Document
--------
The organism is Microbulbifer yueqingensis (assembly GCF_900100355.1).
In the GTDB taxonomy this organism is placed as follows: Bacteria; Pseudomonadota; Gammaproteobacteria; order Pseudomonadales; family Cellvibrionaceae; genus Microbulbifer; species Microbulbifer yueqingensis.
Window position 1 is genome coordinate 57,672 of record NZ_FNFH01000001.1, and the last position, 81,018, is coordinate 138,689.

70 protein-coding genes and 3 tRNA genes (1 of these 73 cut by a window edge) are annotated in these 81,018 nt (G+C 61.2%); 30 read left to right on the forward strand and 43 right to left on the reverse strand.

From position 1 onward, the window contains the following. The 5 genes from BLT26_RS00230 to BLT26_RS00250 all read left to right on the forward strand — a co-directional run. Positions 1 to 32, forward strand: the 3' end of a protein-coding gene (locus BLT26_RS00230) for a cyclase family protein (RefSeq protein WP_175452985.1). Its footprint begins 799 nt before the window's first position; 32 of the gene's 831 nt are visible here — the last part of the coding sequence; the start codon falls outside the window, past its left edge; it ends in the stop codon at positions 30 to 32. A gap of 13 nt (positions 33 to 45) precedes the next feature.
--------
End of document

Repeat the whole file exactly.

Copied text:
The organism is Microbulbifer yueqingensis (assembly GCF_900100355.1).
In the GTDB taxonomy this organism is placed as follows: Bacteria; Pseudomonadota; Gammaproteobacteria; order Pseudomonadales; family Cellvibrionaceae; genus Microbulbifer; species Microbulbifer yueqingensis.
Window position 1 is genome coordinate 57,672 of record NZ_FNFH01000001.1, and the last position, 81,018, is coordinate 138,689.

70 protein-coding genes and 3 tRNA genes (1 of these 73 cut by a window edge) are annotated in these 81,018 nt (G+C 61.2%); 30 read left to right on the forward strand and 43 right to left on the reverse strand.

From position 1 onward, the window contains the following. The 5 genes from BLT26_RS00230 to BLT26_RS00250 all read left to right on the forward strand — a co-directional run. Positions 1 to 32, forward strand: the 3' end of a protein-coding gene (locus BLT26_RS00230) for a cyclase family protein (RefSeq protein WP_175452985.1). Its footprint begins 799 nt before the window's first position; 32 of the gene's 831 nt are visible here — the last part of the coding sequence; the start codon falls outside the window, past its left edge; it ends in the stop codon at positions 30 to 32. A gap of 13 nt (positions 33 to 45) precedes the next feature.